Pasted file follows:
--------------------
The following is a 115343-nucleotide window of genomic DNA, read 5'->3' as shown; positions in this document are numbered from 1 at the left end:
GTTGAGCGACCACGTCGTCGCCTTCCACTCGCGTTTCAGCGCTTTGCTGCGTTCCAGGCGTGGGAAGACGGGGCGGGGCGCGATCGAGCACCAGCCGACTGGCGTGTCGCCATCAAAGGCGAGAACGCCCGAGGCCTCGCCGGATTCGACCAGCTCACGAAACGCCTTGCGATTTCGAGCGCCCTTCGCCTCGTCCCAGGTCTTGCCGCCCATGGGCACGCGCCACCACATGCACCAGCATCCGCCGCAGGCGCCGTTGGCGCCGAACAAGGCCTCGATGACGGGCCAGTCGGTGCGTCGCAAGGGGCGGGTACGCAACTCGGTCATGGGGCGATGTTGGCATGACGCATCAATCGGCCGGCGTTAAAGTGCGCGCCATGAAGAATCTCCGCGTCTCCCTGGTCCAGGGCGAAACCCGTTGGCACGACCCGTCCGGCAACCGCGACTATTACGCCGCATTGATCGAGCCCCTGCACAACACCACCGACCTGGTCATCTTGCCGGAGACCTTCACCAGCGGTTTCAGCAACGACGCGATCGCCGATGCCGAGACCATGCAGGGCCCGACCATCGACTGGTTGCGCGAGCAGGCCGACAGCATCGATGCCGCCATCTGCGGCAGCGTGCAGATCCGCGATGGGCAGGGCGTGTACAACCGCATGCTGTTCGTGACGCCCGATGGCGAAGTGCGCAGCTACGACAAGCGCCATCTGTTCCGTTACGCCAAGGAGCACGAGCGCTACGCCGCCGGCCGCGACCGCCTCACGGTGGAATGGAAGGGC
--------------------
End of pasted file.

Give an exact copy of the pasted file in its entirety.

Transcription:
The following is a 115343-nucleotide window of genomic DNA, read 5'->3' as shown; positions in this document are numbered from 1 at the left end:
GTTGAGCGACCACGTCGTCGCCTTCCACTCGCGTTTCAGCGCTTTGCTGCGTTCCAGGCGTGGGAAGACGGGGCGGGGCGCGATCGAGCACCAGCCGACTGGCGTGTCGCCATCAAAGGCGAGAACGCCCGAGGCCTCGCCGGATTCGACCAGCTCACGAAACGCCTTGCGATTTCGAGCGCCCTTCGCCTCGTCCCAGGTCTTGCCGCCCATGGGCACGCGCCACCACATGCACCAGCATCCGCCGCAGGCGCCGTTGGCGCCGAACAAGGCCTCGATGACGGGCCAGTCGGTGCGTCGCAAGGGGCGGGTACGCAACTCGGTCATGGGGCGATGTTGGCATGACGCATCAATCGGCCGGCGTTAAAGTGCGCGCCATGAAGAATCTCCGCGTCTCCCTGGTCCAGGGCGAAACCCGTTGGCACGACCCGTCCGGCAACCGCGACTATTACGCCGCATTGATCGAGCCCCTGCACAACACCACCGACCTGGTCATCTTGCCGGAGACCTTCACCAGCGGTTTCAGCAACGACGCGATCGCCGATGCCGAGACCATGCAGGGCCCGACCATCGACTGGTTGCGCGAGCAGGCCGACAGCATCGATGCCGCCATCTGCGGCAGCGTGCAGATCCGCGATGGGCAGGGCGTGTACAACCGCATGCTGTTCGTGACGCCCGATGGCGAAGTGCGCAGCTACGACAAGCGCCATCTGTTCCGTTACGCCAAGGAGCACGAGCGCTACGCCGCCGGCCGCGACCGCCTCACGGTGGAATGGAAGGGC